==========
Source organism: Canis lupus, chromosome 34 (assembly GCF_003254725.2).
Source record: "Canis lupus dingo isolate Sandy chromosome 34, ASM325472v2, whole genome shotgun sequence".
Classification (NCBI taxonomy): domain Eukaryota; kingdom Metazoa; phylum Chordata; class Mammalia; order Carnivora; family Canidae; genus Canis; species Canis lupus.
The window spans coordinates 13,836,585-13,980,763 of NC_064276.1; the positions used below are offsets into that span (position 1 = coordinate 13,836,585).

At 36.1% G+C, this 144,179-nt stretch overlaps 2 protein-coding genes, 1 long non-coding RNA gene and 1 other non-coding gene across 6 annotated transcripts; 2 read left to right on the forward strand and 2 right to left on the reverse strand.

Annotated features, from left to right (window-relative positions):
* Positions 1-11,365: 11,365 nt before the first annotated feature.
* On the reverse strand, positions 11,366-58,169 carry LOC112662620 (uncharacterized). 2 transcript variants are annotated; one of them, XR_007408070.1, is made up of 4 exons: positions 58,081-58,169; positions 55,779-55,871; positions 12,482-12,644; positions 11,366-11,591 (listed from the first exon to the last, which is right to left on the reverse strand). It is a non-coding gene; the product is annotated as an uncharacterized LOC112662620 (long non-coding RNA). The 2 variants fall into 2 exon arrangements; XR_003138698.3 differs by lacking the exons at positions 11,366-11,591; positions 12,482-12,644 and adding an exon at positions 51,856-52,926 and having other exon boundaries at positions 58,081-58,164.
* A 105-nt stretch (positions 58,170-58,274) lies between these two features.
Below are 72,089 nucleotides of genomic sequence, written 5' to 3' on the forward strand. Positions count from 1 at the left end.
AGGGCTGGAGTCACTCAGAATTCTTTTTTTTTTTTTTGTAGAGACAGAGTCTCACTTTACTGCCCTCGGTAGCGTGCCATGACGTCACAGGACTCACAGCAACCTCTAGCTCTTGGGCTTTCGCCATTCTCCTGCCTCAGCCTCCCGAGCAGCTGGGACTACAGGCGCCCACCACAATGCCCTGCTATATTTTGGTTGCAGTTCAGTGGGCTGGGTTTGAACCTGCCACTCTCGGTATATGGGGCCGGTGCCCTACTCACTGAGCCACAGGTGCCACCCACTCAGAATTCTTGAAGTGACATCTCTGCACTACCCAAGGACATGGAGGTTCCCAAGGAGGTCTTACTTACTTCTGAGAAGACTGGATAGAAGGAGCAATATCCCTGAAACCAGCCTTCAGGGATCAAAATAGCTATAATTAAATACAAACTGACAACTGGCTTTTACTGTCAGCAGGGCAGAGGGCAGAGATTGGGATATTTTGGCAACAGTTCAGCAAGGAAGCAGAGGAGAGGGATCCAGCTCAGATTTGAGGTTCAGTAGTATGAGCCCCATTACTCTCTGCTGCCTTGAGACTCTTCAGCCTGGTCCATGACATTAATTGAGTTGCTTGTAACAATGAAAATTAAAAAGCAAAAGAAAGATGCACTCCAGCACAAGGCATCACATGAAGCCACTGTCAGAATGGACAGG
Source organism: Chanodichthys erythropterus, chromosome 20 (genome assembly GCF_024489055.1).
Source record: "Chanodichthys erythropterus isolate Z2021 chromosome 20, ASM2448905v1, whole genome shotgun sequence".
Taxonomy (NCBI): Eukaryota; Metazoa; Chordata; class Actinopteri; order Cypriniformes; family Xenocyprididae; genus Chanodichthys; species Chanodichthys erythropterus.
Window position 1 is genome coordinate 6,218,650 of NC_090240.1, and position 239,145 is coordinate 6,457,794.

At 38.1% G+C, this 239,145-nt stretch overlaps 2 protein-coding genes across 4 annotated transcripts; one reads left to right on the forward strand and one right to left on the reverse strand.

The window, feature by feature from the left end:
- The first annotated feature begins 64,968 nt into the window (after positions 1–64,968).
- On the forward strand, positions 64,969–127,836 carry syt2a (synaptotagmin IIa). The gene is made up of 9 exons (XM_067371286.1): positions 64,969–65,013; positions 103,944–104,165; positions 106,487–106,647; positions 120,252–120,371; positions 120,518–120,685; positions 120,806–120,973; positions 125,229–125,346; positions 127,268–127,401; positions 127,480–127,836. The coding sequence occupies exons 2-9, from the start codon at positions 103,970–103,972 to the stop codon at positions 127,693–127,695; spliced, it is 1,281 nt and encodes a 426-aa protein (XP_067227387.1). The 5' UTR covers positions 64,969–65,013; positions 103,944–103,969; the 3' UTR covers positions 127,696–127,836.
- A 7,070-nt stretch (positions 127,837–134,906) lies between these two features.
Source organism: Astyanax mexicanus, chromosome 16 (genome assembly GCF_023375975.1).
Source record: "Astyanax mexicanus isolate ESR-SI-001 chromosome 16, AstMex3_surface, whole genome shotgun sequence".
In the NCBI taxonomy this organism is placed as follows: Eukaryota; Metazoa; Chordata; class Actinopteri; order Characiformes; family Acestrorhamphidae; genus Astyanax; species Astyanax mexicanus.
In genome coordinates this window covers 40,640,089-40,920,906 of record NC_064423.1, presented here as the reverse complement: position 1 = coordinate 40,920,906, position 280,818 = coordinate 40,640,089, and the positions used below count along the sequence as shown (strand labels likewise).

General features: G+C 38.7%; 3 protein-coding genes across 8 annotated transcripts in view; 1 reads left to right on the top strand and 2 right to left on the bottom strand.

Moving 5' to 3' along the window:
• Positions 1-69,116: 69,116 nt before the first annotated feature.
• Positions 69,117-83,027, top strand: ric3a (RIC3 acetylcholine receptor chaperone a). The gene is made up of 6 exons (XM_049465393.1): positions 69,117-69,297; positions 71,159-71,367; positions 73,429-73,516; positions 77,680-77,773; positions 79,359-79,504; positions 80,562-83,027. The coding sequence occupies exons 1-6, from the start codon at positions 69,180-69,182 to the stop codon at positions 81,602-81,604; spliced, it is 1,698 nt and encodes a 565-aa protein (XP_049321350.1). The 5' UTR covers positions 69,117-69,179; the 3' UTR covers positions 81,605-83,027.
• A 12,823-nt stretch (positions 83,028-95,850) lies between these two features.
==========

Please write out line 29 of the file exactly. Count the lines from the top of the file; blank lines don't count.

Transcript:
• A 12,823-nt stretch (positions 83,028-95,850) lies between these two features.